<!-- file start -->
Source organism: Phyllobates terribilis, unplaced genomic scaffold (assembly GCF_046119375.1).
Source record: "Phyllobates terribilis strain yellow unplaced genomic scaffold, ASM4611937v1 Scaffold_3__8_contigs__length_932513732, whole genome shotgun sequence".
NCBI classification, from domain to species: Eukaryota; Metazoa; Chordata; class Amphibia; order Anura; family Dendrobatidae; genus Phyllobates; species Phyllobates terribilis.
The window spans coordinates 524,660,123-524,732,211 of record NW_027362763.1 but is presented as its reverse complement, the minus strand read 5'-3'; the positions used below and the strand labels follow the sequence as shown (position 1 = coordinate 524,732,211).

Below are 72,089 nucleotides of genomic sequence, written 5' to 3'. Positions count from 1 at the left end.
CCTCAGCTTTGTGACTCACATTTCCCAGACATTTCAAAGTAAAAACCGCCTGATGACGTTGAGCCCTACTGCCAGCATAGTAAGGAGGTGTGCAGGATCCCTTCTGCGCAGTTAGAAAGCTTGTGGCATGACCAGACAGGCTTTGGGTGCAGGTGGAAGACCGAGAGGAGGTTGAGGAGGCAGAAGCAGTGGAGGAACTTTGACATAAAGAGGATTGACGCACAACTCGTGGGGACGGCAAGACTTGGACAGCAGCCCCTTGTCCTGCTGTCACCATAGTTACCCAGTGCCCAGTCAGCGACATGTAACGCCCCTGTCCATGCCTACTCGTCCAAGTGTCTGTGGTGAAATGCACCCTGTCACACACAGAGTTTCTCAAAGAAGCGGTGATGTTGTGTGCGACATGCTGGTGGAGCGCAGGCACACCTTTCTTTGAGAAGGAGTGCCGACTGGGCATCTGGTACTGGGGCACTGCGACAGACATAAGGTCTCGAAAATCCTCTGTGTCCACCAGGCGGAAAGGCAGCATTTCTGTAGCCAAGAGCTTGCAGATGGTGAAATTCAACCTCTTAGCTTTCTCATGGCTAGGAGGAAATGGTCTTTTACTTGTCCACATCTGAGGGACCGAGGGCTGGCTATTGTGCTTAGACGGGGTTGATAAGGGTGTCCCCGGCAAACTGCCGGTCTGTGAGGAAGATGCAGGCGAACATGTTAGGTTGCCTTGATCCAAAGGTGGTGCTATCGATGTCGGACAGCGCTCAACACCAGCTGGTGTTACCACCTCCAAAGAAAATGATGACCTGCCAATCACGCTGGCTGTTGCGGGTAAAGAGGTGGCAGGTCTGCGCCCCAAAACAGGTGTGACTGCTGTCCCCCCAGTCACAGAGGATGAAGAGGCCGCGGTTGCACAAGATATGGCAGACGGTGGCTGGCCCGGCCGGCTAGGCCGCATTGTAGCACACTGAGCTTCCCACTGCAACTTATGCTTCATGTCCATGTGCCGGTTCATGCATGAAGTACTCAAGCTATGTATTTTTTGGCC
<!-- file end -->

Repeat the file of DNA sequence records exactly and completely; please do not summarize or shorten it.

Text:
Source organism: Phyllobates terribilis, unplaced genomic scaffold (assembly GCF_046119375.1).
Source record: "Phyllobates terribilis strain yellow unplaced genomic scaffold, ASM4611937v1 Scaffold_3__8_contigs__length_932513732, whole genome shotgun sequence".
NCBI classification, from domain to species: Eukaryota; Metazoa; Chordata; class Amphibia; order Anura; family Dendrobatidae; genus Phyllobates; species Phyllobates terribilis.
The window spans coordinates 524,660,123-524,732,211 of record NW_027362763.1 but is presented as its reverse complement, the minus strand read 5'-3'; the positions used below and the strand labels follow the sequence as shown (position 1 = coordinate 524,732,211).

Below are 72,089 nucleotides of genomic sequence, written 5' to 3'. Positions count from 1 at the left end.
CCTCAGCTTTGTGACTCACATTTCCCAGACATTTCAAAGTAAAAACCGCCTGATGACGTTGAGCCCTACTGCCAGCATAGTAAGGAGGTGTGCAGGATCCCTTCTGCGCAGTTAGAAAGCTTGTGGCATGACCAGACAGGCTTTGGGTGCAGGTGGAAGACCGAGAGGAGGTTGAGGAGGCAGAAGCAGTGGAGGAACTTTGACATAAAGAGGATTGACGCACAACTCGTGGGGACGGCAAGACTTGGACAGCAGCCCCTTGTCCTGCTGTCACCATAGTTACCCAGTGCCCAGTCAGCGACATGTAACGCCCCTGTCCATGCCTACTCGTCCAAGTGTCTGTGGTGAAATGCACCCTGTCACACACAGAGTTTCTCAAAGAAGCGGTGATGTTGTGTGCGACATGCTGGTGGAGCGCAGGCACACCTTTCTTTGAGAAGGAGTGCCGACTGGGCATCTGGTACTGGGGCACTGCGACAGACATAAGGTCTCGAAAATCCTCTGTGTCCACCAGGCGGAAAGGCAGCATTTCTGTAGCCAAGAGCTTGCAGATGGTGAAATTCAACCTCTTAGCTTTCTCATGGCTAGGAGGAAATGGTCTTTTACTTGTCCACATCTGAGGGACCGAGGGCTGGCTATTGTGCTTAGACGGGGTTGATAAGGGTGTCCCCGGCAAACTGCCGGTCTGTGAGGAAGATGCAGGCGAACATGTTAGGTTGCCTTGATCCAAAGGTGGTGCTATCGATGTCGGACAGCGCTCAACACCAGCTGGTGTTACCACCTCCAAAGAAAATGATGACCTGCCAATCACGCTGGCTGTTGCGGGTAAAGAGGTGGCAGGTCTGCGCCCCAAAACAGGTGTGACTGCTGTCCCCCCAGTCACAGAGGATGAAGAGGCCGCGGTTGCACAAGATATGGCAGACGGTGGCTGGCCCGGCCGGCTAGGCCGCATTGTAGCACACTGAGCTTCCCACTGCAACTTATGCTTCATGTCCATGTGCCGGTTCATGCATGAAGTACTCAAGCTATGTATTTTTTGGCC